GHF and our Cover Georgia partners will let you know when the public comment periods begin and end and we will provide an easy way for you to have your say. Make a plan to submit comments during every public comment period so that state leaders know how their ideas will impact you and your family! Your story can help make a difference for thousands of Georgians and can support positive changes in health care coverage.
Sean “Saifa” Wall is an Atlanta-based intersex justice activist. He is currently enrolled in a health plan with Ambetter through the Affordable Care Act’s health insurance marketplace (also called healthcare.gov).
As an activist, Saifa’s income is generated exclusively through contractual work, which means that his employers do not provide health benefits. He talks to people about issues that affect the intersex community. He also serves as a public health researcher that consults with racial justice and domestic violence organizations.
Saifa enrolled in coverage in 2016 with the help of a GHF health insurance navigator after being uninsured for over two years. (He was also able to purchase dental coverage.) Saifa pays a premium of $63 per month after a $500 tax credit helped to lower his costs. His coverage allows him access to hormone therapy and behavioral health services, among other essential health benefits. He loves his medical provider and receives high quality treatment as an intersex person who is hormone dependent.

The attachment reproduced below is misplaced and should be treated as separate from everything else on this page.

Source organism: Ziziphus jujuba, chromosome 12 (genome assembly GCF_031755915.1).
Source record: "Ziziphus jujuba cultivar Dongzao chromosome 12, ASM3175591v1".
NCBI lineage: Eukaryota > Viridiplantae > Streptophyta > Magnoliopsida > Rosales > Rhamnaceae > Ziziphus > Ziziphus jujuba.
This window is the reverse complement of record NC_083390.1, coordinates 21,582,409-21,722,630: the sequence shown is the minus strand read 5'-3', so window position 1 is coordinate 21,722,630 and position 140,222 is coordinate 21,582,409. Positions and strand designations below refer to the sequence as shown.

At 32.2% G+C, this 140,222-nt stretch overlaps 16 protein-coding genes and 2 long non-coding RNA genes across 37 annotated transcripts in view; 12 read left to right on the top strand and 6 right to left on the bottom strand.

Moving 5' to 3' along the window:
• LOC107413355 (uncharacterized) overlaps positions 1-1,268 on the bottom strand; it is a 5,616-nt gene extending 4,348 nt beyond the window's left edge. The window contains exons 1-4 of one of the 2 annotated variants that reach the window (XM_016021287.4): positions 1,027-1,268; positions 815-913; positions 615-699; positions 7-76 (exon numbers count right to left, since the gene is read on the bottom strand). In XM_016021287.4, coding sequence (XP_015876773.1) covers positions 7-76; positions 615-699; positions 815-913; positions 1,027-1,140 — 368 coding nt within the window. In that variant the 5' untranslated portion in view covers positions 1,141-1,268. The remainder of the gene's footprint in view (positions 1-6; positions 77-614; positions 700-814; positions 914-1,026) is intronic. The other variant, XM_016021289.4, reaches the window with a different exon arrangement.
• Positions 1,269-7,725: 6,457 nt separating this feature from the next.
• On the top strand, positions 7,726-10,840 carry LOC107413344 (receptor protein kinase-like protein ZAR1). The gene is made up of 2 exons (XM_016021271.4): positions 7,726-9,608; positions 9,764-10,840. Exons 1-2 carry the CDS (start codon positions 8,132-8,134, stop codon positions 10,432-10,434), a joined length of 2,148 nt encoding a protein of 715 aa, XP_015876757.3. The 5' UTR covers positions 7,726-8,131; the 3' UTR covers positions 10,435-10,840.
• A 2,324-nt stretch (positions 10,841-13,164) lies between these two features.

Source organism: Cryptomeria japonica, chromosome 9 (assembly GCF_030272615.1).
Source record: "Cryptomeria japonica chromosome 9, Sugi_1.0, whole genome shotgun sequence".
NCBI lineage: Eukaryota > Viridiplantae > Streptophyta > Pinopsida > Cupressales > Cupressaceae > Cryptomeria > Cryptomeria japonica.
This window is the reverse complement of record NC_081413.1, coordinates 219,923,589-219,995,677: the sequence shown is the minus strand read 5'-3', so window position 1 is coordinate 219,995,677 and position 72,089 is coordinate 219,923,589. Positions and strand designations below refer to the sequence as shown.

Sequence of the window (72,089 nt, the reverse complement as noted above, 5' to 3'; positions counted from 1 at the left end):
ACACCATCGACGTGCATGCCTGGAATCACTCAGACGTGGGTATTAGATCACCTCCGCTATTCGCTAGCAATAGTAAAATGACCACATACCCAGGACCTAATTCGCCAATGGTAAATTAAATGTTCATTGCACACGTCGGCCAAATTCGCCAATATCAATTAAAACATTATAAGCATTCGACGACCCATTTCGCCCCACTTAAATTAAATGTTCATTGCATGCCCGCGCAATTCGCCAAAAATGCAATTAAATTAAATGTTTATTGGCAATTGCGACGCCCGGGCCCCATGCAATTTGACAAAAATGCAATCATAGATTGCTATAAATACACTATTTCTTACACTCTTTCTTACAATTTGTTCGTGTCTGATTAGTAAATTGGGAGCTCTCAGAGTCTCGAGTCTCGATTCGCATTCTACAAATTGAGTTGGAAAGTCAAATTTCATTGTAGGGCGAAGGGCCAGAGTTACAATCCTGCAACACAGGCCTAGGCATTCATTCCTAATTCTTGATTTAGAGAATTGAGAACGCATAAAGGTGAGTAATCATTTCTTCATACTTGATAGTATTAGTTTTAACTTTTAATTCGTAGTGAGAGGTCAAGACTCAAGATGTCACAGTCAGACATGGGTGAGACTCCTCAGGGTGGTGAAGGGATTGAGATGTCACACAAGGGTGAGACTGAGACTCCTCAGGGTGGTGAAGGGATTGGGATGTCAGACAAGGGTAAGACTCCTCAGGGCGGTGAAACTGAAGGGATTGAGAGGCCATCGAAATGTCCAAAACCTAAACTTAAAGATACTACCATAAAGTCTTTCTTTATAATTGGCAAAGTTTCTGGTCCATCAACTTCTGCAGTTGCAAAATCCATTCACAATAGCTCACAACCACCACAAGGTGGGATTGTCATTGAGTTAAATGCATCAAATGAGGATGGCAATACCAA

Saifa was recently diagnosed with osteopenia, which means his bones aren’t as dense as they need to be to prevent breaks and other injuries. Saifa will need comprehensive medical care as he works to build bone mass; much or all of that care will be covered by the comprehensive insurance plan he purchased through the ACA.
Like Saifa, 450,000 Georgians rely on the ACA marketplace to access comprehensive, affordable health coverage. Many more Georgians are eligible for marketplace coverage but remain uninsured for a variety of reasons.
Georgia’s new law, called the Patients First Act or SB 106, may bring changes to private health insurance in the state but Georgia leaders have not yet spelled out what changes they plan to seek. An effective way to use their new flexibility would be to maintain the protections and financial help that Georgia consumers enjoy while building a “reinsurance program” to bring down premiums for everyone. (This approach has been successfully tried in seven other states.) If premiums fall or remain steady, this could attract more Georgians to the marketplace and get more people covered.
When Saifa was asked what he would tell legislators about having health coverage, he replied: “As an intersex activist, I believe health care is a human right.” While this belief isn’t yet reflected in Georgia’s state health laws, the ACA allows consumers like Saifa to take advantage of comprehensive, affordable coverage options and protections from discrimination in the health system, among many other advances.